Breach of Promise

Eglantine was a long pretty woman with a cool pleasant face that belied her name. She drank Irish whiskey and smoked tough black cigarets and laughed infrequently but thoroughly. She carried her hands folded over her belly, walked straight-backed as a nun. She worked with, but not for, Mr. Rice. Mr. Rice was a being of light with no solidity and no substance beyond his rumbling voice.

It grew inside her, the thing, and pushed up and down through her long pretty torso. It was an insomniac, unmannered guest, opening cupboards and running the taps at all hours of the day and the night. She woke when its eyes looked through the dew of her flesh. She didn’t sleep. She didn’t eat. She gave up her whiskey and her cigarets and her posture. Her hands swung free at her sides.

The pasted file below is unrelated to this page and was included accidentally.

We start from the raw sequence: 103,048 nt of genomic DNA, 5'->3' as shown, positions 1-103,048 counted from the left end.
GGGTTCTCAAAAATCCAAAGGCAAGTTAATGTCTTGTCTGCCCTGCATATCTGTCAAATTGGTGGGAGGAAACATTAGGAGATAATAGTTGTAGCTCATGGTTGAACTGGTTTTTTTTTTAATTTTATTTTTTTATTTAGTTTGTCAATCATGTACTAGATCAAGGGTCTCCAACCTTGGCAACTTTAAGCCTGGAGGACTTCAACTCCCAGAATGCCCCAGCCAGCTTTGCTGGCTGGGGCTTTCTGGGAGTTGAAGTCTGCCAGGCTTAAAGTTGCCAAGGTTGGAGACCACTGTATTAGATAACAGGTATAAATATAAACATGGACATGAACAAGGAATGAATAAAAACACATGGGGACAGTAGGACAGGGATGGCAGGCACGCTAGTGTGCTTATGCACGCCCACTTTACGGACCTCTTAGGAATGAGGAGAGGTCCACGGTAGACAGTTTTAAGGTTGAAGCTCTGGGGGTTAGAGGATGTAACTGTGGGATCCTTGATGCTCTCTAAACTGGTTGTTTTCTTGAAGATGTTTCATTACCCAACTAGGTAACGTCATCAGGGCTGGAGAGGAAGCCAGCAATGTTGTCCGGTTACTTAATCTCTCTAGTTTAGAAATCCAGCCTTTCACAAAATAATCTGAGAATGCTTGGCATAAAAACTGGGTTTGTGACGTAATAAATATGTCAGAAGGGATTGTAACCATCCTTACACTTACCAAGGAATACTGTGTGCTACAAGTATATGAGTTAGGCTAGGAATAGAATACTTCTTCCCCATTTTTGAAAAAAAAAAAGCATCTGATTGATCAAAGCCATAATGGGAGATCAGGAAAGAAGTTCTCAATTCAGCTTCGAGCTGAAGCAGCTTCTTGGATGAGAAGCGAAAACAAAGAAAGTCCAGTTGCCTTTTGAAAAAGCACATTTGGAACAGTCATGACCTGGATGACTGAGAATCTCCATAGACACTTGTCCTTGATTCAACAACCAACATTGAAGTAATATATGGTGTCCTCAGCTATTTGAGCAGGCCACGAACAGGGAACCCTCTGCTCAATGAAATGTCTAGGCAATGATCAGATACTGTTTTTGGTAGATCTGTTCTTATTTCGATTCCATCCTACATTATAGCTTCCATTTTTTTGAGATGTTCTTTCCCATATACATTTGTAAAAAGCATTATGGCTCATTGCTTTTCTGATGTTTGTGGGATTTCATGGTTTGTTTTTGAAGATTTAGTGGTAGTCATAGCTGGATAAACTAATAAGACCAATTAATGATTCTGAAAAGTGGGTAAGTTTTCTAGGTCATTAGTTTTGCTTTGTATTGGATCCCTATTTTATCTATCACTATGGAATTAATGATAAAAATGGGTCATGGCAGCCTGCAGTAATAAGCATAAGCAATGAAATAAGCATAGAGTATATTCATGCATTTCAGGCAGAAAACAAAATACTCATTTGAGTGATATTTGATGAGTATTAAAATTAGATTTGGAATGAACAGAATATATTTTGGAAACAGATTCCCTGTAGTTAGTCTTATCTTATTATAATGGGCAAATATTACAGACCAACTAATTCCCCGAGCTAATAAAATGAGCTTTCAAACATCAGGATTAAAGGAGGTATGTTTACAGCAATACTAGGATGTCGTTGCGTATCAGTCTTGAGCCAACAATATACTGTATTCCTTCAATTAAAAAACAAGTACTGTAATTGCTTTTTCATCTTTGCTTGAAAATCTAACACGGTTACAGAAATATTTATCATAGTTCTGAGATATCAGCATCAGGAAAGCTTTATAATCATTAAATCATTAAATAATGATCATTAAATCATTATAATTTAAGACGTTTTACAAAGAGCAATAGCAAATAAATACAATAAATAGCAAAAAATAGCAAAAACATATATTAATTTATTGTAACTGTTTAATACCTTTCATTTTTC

Mr. Rice came to her when she was lost in it, and rumbled at her. It looked through her at him and she was troubled to see with it a dark, nebulous cloud turning within him. She stretched a hand under his voice, chasing the cloud, but touched nothing.

Mr. Rice came to her on Fridays, and the cloud grew, and his step roughened. They watched him, Eglantine and it, and soon they couldn’t move their hands past his voice anymore. He brought gifts, bird’s nests and tin foil and promises.

She was drowsing on the porch while it looked at the stars. The noise of a man climbed the stairs. She stirred uneasily — her dreams bubbled and burst — Mr. Rice came into the light. The cloud spread itself on the ground behind him. His hands were closed in reverence and now she could feel the weight of the years to come.